September 14, 2009
Who Owns Taxi Licences?
• Taxi regulation, which limits the number of available cabs and the price owners and/or operators can charge in a jurisdiction, is a rare act of government wherein the regulators control the price and quantity of the service supplied to the market rather than just the quality and safety.
• Taxi regulation has some unusual effects on the market. Limiting the number of taxis creates the possibility of monopoly rents. For the licence holders, it means that licences can be leased out for significant fees and that they have a government-created, above-market tradable value of their own.
• One of the cornerstone conventions of Western democracy is that governments are expected to govern with the informed consent of their people. In the case of taxi regulation, it is difficult for voters to understand the regulator’s activities without understanding what the regulator actually does and what secondary effects result, including the creation of monopoly rents.
• Because the potential benefi ciaries of limits to the taxi supply are small in number and the members of the public (who might benefit from an expansion in cab numbers) are greater in number, taxi-regulation decisions are subject to a phenomenon that public choice economists call “concentrated benefits and dispersed costs.” This distorts the political dynamic toward favouring a smaller number of licences because the benefits of political action around taxi regulation are more likely to exceed its costs for licence holders than for regular voters.
• Current public disclosure of taxi regulation varies and is often abysmal. Visitors to the web sites of some of the country’s largest cities find no indication that the city regulates the taxi industry, or any implications of such regulation.
• Municipalities devoted to transparency in taxi-industry regulation should ensure they periodically make the following information available, so voters are in a better position to assess the policies enacted on their behalf: the number of licences in circulation, the identities of licence holders, the value of licences when transferred and revenue made by licence holders from leasing out their licences.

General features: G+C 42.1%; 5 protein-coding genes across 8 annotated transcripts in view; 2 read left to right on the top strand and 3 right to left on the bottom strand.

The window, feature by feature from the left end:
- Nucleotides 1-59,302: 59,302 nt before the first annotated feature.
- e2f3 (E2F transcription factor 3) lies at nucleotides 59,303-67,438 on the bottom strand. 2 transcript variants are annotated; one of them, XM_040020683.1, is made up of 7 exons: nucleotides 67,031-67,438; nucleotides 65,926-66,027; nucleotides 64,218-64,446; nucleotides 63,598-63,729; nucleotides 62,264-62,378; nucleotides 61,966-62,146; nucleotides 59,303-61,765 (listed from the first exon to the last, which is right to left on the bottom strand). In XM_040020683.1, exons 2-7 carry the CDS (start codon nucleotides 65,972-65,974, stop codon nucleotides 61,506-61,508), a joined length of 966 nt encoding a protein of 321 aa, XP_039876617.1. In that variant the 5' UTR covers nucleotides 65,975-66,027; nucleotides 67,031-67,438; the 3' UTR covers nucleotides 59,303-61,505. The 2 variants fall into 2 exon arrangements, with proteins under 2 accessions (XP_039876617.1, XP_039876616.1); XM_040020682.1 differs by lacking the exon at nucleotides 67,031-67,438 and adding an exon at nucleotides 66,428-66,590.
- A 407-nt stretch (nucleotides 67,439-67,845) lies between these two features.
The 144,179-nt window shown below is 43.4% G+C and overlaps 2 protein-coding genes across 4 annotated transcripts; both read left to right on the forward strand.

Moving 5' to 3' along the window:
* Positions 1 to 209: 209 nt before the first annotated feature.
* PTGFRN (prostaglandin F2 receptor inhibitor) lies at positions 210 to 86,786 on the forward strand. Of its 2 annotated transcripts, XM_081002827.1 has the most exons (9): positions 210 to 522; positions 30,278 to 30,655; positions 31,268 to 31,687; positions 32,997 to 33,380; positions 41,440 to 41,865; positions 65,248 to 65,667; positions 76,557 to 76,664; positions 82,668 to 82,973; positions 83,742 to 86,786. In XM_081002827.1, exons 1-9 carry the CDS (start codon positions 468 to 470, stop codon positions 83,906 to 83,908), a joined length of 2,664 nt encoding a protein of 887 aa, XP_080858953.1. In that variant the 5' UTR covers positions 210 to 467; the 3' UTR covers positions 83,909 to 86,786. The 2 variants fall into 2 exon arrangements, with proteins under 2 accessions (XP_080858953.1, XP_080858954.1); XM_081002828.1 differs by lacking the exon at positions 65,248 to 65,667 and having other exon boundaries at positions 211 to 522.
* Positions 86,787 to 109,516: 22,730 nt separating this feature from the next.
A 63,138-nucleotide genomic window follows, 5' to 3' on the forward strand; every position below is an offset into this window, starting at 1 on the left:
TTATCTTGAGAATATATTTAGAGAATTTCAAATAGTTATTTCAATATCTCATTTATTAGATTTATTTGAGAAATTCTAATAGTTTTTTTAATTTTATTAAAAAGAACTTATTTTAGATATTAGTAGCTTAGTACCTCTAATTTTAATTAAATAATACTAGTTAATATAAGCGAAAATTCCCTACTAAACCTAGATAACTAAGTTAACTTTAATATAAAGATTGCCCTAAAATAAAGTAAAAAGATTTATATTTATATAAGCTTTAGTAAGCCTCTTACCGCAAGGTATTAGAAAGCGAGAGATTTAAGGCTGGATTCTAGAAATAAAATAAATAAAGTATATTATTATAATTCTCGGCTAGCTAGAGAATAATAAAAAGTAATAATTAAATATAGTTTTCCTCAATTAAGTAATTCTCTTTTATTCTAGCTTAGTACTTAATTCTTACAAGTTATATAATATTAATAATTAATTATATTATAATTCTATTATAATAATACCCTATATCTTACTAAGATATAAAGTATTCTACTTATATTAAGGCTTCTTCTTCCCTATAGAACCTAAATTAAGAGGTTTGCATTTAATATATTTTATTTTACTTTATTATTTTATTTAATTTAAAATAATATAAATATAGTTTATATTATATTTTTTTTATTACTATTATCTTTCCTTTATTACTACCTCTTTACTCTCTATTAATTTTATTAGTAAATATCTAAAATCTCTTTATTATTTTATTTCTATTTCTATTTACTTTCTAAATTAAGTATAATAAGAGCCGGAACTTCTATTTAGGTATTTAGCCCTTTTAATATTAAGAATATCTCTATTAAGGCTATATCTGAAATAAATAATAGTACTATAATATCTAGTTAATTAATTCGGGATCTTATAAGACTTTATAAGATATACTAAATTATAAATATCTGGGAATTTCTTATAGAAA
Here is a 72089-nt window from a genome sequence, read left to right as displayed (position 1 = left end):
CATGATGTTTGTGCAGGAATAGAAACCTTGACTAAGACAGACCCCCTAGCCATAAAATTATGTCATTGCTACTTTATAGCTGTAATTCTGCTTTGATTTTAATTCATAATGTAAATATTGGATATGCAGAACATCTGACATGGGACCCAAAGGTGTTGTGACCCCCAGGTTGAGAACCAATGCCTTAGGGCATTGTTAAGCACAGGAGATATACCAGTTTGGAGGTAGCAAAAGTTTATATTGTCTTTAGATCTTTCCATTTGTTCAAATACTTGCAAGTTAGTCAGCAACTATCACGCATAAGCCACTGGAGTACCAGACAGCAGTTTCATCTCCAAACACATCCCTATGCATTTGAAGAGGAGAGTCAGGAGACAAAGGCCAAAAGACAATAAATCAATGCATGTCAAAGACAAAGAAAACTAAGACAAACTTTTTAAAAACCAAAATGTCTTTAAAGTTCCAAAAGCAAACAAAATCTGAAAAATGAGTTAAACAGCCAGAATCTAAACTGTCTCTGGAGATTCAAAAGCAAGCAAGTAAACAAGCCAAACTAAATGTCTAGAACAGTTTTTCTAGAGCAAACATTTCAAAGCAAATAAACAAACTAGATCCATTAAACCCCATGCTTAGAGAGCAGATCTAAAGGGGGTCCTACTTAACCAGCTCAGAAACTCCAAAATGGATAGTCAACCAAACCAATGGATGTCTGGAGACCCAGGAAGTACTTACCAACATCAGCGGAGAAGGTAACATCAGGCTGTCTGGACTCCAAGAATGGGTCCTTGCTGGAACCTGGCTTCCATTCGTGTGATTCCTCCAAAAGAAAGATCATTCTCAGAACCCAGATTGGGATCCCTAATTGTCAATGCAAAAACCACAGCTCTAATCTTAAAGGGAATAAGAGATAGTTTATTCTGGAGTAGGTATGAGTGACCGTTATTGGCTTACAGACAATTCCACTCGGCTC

• These reporting requirements are necessary, as signifi cant licence values result from a publicly endowed privilege. The reporting requirements should reveal only information that could be gained through a typical freedom of information act. There are no legitimate objections to publishing any of this information on a periodic basis; in fact, it would be in the public interest to do so.
direct the Centre’s Saskatchewan office from 2007 to 2011. He holds degrees in Electrical Engineering and Philosophy from the University of Auckland, where he also tutored Economics. In four years working for the Frontier Centre, David carried out extensive media work, presenting policy analysis through local and national television, newspapers, and radio. His policy columns have been published in newspapers in every province as well as the Globe and Mail and the National Post. David has produced policy research papers on telecommunications privatization, education, environmental policy, fiscal policy, poverty, and taxi deregulation. However, his major project with the Frontier Centre is the annual Local Government Performance Index (LGPI). The inaugural LGPI was released in November 2007 and comes at a time when municipal accounting standards in Canada must improve if the municipal government sector is to reach its potential as an economic growth engine for Canada. David is now a policy advisor in Wellington, New Zealand.